I have been a spouse for almost 18 years. I read with great interest your column this last Sunday. I would like to offer my two cents.

You claim, and rightfully so, that women have a history of fighting unfair standards thrown upon them from society. I agree totally. However, the military (Air Force in our case) is a different type of society.

Our first assignment was in Florida. My wife’s squadron had a "ladies club." They did away with the spouses club the year before we got there.

Our second assignment was at a NATO base in Germany. They had an international wives’ club. Male spouses were not welcome because of the foreign presence and their wishes to remain women only.

Our next assignment was stateside. They did have a spouses club that I tried to enjoy. I was the only male. After my first, and last, night of bunko I heard that one of the other spouses complained because she felt she could not "let her hair down" with her girlfriends. I did not attend too many functions after that.

I have stayed pretty much away from the spouses clubs after that, just taking part in a few squadron-level activities.

At our current assignment, I was actually "accidentally" dropped from the spouses e-mail list. I chose not to go back on it.

After all of that, I have tried and tried to fit in with the male members of my wife’s units. I have had a little success in this area, as long as I can play whatever sport in which they need another player for their teams. But other than that, I am an outsider.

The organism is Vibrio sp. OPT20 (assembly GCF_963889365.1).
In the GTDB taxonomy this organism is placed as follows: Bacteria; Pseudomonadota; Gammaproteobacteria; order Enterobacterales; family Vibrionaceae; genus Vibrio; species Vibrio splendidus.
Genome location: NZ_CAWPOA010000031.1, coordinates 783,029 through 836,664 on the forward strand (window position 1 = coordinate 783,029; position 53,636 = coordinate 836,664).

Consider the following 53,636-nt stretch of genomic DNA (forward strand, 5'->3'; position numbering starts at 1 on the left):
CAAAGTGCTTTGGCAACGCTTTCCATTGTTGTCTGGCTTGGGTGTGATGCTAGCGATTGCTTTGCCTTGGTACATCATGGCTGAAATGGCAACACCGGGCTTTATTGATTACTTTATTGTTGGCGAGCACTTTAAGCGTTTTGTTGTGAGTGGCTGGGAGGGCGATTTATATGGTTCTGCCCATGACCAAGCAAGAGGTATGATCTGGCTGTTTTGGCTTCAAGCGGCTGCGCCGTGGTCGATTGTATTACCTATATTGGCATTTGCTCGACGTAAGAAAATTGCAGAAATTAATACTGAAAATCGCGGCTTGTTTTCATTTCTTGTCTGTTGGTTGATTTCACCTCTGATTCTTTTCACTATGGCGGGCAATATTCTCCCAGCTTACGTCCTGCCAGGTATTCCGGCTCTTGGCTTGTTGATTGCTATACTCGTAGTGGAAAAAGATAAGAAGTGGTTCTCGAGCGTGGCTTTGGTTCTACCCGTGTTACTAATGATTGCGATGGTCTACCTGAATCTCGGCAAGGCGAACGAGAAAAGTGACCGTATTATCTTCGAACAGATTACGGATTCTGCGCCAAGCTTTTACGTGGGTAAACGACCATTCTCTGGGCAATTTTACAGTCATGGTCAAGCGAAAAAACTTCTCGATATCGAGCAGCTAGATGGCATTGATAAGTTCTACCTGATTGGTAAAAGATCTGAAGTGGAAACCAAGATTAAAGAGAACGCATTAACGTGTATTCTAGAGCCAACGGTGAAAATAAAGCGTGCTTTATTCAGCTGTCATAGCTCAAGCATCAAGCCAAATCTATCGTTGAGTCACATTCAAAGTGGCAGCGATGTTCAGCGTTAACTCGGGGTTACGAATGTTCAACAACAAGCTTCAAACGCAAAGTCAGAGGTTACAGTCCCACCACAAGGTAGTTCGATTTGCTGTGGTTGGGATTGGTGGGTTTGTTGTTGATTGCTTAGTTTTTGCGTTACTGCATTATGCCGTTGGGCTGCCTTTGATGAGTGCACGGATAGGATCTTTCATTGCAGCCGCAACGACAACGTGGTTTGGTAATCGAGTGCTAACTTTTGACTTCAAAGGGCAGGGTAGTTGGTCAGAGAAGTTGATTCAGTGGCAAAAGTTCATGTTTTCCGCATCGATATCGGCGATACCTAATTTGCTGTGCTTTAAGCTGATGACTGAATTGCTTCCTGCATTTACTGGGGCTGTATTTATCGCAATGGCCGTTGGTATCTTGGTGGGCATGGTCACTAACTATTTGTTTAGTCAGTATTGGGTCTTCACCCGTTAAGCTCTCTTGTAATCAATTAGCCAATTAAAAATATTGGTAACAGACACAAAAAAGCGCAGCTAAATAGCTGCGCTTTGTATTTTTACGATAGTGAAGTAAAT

Not to mention that our wives are in a profession where 88 percent of the members are male. At every single assignment there has been at least one jerk who thought he could take better care of my wife than I.

I have been called "Mrs. Decker" in numerous situations, even at a dining out. A good sense of humor has gotten me through that part.

A different society indeed, and in my opinion one that still has issues accepting male spouses.

Sorry to ramble, but this has been on my mind for a long time.

— Morris Decker, Germany

Thank you very much for your letter. I appreciate your perspective on the struggles of men married to the military. Your comments serve to make us all more aware of words and attitudes that are not welcoming to military husbands.

We in the military community should offer military husbands the same level of respect afforded to career military women.

It is unfortunate that you’ve had a string of negative experiences with spouse organizations and thoughtless individuals — those who make rude comments and those who repeat them — but please don’t dismiss the whole group based on the lowest comment from the lowest common denominator.

I hope these experiences will not keep you from connecting with other groups. Opportunities for involvement are abundant for military spouses, even if the spouses club just doesn’t work for you. Volunteers are usually welcome at the family center, chapel and schools. Book clubs, bowling and other sports leagues offer connections, too.

Of course, many military spouses also have their own careers, friends and connections. Friendship is essential, whether you find it in the military or the civilian sphere, or both.

I’m glad that Spouse Calls can provide an opportunity for you to speak your mind, Morris. I think others will appreciate and benefit from your point of view.

Terri Barnes is a military wife and mother of three. She lives in Germany and writes Spouse Calls weekly for Stars and Stripes Contact her at and see the Spouse Calls blog at

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